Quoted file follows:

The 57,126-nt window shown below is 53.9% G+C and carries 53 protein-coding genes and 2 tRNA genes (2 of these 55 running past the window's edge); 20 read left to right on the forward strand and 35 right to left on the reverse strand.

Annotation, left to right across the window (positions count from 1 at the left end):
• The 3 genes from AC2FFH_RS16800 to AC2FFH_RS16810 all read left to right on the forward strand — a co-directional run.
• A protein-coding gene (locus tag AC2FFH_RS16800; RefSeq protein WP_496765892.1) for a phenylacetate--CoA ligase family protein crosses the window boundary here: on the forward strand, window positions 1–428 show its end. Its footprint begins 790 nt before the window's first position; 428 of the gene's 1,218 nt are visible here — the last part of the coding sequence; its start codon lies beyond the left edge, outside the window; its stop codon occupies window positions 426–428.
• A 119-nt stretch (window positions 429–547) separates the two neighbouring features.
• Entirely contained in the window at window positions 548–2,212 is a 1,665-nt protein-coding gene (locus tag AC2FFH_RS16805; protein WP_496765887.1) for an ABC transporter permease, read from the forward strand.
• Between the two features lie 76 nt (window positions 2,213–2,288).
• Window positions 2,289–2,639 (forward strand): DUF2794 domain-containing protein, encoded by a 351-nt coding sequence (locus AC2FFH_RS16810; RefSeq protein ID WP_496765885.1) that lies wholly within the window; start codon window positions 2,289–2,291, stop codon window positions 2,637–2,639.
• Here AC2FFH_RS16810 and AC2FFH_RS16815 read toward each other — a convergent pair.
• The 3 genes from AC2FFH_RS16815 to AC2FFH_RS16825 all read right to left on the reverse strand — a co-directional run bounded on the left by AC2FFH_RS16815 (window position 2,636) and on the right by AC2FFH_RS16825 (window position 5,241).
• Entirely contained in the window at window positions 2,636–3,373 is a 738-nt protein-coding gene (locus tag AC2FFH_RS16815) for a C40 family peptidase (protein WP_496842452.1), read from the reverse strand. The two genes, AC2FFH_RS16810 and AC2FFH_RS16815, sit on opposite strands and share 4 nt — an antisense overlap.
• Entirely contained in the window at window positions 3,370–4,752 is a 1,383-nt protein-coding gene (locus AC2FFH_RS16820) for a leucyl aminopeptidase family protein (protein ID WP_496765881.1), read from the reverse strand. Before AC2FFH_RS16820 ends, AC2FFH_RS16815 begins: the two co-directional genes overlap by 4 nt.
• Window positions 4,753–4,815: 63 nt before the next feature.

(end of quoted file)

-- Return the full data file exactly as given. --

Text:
The 57,126-nt window shown below is 53.9% G+C and carries 53 protein-coding genes and 2 tRNA genes (2 of these 55 running past the window's edge); 20 read left to right on the forward strand and 35 right to left on the reverse strand.

Annotation, left to right across the window (positions count from 1 at the left end):
• The 3 genes from AC2FFH_RS16800 to AC2FFH_RS16810 all read left to right on the forward strand — a co-directional run.
• A protein-coding gene (locus tag AC2FFH_RS16800; RefSeq protein WP_496765892.1) for a phenylacetate--CoA ligase family protein crosses the window boundary here: on the forward strand, window positions 1–428 show its end. Its footprint begins 790 nt before the window's first position; 428 of the gene's 1,218 nt are visible here — the last part of the coding sequence; its start codon lies beyond the left edge, outside the window; its stop codon occupies window positions 426–428.
• A 119-nt stretch (window positions 429–547) separates the two neighbouring features.
• Entirely contained in the window at window positions 548–2,212 is a 1,665-nt protein-coding gene (locus tag AC2FFH_RS16805; protein WP_496765887.1) for an ABC transporter permease, read from the forward strand.
• Between the two features lie 76 nt (window positions 2,213–2,288).
• Window positions 2,289–2,639 (forward strand): DUF2794 domain-containing protein, encoded by a 351-nt coding sequence (locus AC2FFH_RS16810; RefSeq protein ID WP_496765885.1) that lies wholly within the window; start codon window positions 2,289–2,291, stop codon window positions 2,637–2,639.
• Here AC2FFH_RS16810 and AC2FFH_RS16815 read toward each other — a convergent pair.
• The 3 genes from AC2FFH_RS16815 to AC2FFH_RS16825 all read right to left on the reverse strand — a co-directional run bounded on the left by AC2FFH_RS16815 (window position 2,636) and on the right by AC2FFH_RS16825 (window position 5,241).
• Entirely contained in the window at window positions 2,636–3,373 is a 738-nt protein-coding gene (locus tag AC2FFH_RS16815) for a C40 family peptidase (protein WP_496842452.1), read from the reverse strand. The two genes, AC2FFH_RS16810 and AC2FFH_RS16815, sit on opposite strands and share 4 nt — an antisense overlap.
• Entirely contained in the window at window positions 3,370–4,752 is a 1,383-nt protein-coding gene (locus AC2FFH_RS16820) for a leucyl aminopeptidase family protein (protein ID WP_496765881.1), read from the reverse strand. Before AC2FFH_RS16820 ends, AC2FFH_RS16815 begins: the two co-directional genes overlap by 4 nt.
• Window positions 4,753–4,815: 63 nt before the next feature.